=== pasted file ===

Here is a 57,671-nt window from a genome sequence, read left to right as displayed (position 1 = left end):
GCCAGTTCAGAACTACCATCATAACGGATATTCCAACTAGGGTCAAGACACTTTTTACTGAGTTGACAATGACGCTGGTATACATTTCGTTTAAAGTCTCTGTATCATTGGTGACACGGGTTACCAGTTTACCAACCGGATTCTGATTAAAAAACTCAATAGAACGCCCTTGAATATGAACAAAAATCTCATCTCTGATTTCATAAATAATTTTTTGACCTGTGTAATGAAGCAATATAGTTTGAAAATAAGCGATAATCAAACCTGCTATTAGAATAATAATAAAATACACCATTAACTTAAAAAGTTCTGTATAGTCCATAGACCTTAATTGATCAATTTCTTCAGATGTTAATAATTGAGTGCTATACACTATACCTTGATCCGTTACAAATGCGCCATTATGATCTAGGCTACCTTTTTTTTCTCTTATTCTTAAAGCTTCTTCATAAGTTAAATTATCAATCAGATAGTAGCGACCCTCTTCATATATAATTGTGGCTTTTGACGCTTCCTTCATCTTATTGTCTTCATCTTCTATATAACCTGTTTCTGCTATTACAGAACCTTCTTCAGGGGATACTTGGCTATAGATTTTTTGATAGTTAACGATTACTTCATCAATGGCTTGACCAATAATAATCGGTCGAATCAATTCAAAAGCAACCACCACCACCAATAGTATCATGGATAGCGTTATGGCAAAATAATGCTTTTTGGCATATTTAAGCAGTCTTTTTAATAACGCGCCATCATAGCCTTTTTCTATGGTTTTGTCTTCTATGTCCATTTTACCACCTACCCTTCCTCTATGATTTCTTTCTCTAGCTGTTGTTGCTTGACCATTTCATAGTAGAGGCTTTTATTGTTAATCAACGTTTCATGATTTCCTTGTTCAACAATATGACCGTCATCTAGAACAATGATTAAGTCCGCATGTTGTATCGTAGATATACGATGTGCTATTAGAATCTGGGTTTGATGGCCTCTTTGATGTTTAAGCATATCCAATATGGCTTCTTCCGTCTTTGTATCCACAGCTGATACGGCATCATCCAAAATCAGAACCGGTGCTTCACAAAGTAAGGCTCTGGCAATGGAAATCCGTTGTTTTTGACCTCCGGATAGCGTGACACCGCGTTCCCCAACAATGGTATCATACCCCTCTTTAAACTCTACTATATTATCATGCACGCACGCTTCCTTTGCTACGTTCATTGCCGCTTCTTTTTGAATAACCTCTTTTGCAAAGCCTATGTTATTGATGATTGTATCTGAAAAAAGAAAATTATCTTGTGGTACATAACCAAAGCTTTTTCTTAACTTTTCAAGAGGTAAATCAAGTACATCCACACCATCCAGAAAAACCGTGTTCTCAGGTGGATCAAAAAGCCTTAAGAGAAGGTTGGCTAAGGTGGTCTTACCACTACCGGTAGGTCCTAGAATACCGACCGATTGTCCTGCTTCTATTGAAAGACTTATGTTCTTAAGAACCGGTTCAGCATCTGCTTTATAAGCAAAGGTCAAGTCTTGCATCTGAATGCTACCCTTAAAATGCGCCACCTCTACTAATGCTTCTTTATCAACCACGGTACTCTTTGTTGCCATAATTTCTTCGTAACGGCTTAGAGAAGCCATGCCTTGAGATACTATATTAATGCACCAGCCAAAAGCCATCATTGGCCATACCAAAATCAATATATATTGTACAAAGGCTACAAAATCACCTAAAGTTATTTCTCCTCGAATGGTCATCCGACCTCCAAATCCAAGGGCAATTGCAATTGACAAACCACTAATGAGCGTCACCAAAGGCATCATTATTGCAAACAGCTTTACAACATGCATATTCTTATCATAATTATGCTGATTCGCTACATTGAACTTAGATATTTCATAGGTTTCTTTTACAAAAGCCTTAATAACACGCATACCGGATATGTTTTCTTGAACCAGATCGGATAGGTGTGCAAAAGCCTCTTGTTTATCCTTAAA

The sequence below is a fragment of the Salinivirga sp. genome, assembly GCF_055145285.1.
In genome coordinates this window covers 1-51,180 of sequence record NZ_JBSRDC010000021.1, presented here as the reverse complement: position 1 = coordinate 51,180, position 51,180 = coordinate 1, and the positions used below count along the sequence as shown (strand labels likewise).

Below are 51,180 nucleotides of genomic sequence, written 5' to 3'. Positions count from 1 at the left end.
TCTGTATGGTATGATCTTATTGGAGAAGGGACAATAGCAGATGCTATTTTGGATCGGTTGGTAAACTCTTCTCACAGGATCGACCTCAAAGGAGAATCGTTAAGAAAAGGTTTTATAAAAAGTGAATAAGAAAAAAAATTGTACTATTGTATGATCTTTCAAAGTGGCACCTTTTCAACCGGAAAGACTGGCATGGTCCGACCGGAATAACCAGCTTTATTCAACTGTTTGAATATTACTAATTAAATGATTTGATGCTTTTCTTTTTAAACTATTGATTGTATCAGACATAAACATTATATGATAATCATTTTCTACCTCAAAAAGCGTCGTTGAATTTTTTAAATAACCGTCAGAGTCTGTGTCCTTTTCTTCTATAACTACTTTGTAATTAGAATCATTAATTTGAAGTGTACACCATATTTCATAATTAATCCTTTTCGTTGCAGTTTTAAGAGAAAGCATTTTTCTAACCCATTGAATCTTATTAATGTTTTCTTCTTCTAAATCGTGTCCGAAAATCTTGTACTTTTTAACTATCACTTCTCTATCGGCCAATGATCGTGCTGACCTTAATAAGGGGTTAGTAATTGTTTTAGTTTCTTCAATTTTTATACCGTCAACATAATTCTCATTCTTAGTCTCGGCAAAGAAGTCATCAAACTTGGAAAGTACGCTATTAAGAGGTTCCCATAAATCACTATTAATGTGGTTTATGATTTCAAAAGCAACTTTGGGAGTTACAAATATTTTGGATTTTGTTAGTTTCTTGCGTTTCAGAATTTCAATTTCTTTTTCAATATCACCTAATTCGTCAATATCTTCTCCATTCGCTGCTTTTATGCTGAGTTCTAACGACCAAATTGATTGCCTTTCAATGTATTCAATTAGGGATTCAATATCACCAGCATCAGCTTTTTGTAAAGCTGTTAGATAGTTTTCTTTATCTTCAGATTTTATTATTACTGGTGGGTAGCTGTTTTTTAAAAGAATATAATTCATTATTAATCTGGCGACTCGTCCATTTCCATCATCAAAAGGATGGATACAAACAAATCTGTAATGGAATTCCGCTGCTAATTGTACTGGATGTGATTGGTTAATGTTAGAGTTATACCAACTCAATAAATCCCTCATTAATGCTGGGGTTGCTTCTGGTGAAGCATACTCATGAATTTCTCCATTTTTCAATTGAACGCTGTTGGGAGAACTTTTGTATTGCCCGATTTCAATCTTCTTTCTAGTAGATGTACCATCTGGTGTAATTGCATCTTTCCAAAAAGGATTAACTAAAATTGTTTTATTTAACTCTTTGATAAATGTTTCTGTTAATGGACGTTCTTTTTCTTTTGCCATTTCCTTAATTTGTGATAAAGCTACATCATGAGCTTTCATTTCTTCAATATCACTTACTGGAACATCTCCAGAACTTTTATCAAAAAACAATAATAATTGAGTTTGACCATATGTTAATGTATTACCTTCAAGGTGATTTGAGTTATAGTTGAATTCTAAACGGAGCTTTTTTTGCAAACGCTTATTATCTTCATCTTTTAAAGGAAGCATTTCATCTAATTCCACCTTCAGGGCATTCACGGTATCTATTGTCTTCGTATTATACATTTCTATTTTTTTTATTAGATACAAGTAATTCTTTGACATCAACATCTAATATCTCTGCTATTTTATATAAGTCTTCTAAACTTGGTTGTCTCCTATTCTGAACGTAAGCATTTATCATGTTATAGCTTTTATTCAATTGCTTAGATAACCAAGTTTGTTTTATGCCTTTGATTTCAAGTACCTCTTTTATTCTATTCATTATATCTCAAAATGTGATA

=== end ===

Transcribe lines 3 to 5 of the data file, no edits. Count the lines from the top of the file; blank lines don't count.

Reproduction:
The sequence below is a fragment of the Salinivirga sp. genome, assembly GCF_055145285.1.
In genome coordinates this window covers 1-51,180 of sequence record NZ_JBSRDC010000021.1, presented here as the reverse complement: position 1 = coordinate 51,180, position 51,180 = coordinate 1, and the positions used below count along the sequence as shown (strand labels likewise).

Below are 51,180 nucleotides of genomic sequence, written 5' to 3'. Positions count from 1 at the left end.